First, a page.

ROME (Reuters) – Rising temperatures risk stunting the growth of the Italian economy over the coming decades, with sectors such as agriculture and tourism among the hardest hit, a Bank of Italy research project said on Wednesday.
The study highlighted the wider impact of climate change, saying that businesses in parts of the country prone to landslides and flooding were more likely to fail than those in other areas.
It also noted the impact of high temperatures and pollution on students and workers, with worse performances recorded for exams taken on hot days and more work-related accidents reported when air quality was poor.
Italy is already feeling the effects of a changing climate and in July, the government declared a state of emergency in areas surrounding the river Po in the north.
The Po valley accounts for roughly a third of the country’s agricultural production and has been suffering its worst drought for 70 years.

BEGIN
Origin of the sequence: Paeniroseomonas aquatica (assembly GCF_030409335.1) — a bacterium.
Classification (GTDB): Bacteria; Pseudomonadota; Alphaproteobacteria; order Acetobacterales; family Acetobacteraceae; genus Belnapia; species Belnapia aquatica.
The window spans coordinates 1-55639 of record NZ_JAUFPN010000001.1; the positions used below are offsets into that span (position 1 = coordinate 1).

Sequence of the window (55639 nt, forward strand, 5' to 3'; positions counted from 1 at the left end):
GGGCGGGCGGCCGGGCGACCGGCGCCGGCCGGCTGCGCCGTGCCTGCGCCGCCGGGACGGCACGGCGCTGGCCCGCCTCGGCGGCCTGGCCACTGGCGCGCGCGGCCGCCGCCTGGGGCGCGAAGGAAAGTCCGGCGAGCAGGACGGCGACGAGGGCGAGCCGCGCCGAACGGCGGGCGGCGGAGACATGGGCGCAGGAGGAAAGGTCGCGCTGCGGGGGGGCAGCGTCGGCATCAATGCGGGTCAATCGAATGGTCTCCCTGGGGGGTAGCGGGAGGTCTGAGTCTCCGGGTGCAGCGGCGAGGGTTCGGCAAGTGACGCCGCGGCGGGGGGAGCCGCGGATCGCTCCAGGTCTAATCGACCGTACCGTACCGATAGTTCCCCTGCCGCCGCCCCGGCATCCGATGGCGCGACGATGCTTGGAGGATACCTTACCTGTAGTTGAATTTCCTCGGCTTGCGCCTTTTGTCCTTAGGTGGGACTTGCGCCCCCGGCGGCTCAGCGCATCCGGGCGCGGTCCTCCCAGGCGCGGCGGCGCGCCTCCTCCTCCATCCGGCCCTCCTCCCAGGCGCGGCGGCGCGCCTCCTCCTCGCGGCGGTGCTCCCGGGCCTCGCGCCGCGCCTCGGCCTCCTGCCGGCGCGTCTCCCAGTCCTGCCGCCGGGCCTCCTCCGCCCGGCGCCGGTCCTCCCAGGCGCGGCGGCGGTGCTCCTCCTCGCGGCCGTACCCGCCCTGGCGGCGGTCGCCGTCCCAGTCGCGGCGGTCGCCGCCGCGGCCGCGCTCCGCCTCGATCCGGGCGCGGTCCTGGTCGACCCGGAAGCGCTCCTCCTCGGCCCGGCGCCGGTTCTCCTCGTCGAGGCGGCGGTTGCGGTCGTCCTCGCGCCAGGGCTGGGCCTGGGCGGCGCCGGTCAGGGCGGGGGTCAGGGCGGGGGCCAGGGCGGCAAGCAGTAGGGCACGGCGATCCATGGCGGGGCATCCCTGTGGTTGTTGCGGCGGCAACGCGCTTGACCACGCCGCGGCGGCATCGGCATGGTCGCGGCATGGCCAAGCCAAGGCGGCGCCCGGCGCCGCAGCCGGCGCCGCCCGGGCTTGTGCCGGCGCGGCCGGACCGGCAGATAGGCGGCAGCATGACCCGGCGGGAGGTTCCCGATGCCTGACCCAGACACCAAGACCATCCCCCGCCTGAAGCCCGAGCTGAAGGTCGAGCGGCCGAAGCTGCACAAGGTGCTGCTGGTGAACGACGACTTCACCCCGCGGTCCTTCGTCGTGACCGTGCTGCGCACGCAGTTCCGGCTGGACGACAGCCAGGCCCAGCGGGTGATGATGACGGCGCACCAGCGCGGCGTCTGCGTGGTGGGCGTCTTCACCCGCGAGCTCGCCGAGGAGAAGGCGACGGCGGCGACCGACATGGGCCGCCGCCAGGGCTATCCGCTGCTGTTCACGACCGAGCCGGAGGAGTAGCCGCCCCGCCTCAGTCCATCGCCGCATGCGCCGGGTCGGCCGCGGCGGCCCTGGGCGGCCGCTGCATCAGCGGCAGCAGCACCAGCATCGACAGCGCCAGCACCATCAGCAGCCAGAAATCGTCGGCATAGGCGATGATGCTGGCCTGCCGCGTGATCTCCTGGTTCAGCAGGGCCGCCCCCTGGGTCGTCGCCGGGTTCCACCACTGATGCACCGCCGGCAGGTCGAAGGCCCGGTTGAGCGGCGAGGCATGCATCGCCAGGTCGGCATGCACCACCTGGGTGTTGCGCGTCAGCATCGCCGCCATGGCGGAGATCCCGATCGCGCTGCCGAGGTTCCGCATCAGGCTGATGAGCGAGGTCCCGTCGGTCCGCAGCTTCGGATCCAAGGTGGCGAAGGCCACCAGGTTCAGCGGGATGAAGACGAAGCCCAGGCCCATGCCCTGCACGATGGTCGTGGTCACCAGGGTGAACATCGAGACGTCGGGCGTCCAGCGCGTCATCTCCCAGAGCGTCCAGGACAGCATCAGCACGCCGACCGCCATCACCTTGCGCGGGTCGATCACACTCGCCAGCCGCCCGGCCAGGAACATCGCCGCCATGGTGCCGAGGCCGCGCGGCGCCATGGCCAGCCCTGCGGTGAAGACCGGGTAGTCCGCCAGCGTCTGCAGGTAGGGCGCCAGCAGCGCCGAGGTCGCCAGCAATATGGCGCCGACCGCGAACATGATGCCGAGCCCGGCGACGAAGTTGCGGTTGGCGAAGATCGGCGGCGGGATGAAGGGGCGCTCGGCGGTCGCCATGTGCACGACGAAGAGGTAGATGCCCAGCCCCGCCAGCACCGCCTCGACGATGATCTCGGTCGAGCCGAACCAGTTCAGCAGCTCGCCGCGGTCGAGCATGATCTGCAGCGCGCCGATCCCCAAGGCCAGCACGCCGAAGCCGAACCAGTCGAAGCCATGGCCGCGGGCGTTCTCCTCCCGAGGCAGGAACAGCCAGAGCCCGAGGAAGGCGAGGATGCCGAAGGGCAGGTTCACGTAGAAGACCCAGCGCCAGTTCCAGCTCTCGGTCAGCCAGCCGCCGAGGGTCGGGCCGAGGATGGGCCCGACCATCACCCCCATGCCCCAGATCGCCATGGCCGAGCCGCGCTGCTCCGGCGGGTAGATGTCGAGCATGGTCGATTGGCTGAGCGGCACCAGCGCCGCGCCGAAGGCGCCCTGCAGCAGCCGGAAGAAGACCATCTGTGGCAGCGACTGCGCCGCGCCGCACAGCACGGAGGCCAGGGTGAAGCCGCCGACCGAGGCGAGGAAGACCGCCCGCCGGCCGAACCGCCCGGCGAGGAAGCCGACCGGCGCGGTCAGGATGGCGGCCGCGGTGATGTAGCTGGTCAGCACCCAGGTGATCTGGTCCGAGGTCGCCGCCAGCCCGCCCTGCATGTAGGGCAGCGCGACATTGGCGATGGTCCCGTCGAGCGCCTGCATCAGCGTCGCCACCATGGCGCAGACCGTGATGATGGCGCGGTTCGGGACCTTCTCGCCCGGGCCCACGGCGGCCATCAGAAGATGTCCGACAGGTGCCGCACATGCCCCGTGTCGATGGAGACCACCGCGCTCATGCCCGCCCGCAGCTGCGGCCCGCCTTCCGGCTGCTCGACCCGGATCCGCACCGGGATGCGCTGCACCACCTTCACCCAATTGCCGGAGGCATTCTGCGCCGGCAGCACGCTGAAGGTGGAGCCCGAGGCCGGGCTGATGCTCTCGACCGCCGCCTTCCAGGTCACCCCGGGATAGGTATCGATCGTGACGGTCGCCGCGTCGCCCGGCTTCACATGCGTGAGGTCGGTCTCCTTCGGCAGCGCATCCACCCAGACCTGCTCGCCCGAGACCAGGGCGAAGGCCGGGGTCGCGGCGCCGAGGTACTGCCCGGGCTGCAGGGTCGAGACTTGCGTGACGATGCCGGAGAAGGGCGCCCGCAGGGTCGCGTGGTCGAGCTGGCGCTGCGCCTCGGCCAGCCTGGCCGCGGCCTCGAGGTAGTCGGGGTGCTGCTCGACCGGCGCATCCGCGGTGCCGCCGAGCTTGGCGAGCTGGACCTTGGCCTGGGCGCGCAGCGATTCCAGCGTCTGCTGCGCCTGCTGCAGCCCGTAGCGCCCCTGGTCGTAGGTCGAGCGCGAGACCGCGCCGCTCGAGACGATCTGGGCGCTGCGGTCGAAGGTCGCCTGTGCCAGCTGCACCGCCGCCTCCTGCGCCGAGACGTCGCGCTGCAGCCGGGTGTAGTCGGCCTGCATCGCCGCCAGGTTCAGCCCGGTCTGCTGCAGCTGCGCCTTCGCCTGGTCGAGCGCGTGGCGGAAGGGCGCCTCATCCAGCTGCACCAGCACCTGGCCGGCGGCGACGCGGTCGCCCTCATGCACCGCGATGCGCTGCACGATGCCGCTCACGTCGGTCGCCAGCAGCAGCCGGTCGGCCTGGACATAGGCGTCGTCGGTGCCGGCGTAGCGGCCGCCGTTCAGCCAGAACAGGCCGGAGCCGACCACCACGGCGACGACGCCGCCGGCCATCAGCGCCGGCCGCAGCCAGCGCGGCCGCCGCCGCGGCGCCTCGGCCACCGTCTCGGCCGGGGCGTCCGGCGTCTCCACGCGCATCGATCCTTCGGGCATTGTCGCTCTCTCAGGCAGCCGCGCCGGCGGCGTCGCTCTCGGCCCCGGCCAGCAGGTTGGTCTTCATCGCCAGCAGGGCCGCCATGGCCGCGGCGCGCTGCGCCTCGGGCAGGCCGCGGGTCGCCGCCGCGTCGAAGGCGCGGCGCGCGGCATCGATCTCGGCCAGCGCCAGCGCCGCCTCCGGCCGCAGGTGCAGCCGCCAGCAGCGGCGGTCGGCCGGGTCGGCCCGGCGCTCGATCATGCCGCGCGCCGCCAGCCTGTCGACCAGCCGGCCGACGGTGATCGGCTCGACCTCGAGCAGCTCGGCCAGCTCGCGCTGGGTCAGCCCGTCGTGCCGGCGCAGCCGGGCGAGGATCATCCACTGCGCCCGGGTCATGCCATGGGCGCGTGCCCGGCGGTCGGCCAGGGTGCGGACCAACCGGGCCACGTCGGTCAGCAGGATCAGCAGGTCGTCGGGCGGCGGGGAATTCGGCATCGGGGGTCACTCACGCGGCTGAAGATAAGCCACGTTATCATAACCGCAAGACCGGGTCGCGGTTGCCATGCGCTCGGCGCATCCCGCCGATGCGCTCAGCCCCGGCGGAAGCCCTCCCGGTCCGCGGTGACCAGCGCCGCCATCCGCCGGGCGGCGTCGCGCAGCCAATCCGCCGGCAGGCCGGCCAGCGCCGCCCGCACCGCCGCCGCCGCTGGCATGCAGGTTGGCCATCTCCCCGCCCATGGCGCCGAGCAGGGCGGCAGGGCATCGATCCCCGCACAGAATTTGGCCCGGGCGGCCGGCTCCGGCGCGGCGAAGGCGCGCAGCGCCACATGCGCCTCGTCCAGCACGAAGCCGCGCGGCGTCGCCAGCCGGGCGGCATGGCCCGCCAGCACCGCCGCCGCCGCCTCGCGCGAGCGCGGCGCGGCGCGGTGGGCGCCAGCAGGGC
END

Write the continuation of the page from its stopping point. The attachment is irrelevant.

Gross domestic product per person could fall by anything between 2.8 and 9.5% by 2100 compared with baseline estimates, the report added.
When it comes to tourism, winter sports were the most exposed, with reduced snowfall indicating fewer visitors would head to the Alps to ski. Resorts at lower levels faced the greatest risk, with artificial snow unable to compensate fully for the absence of the genuine article.
(Writing by Keith Weir, editing by Alvise Armellini and Bernadette Baum)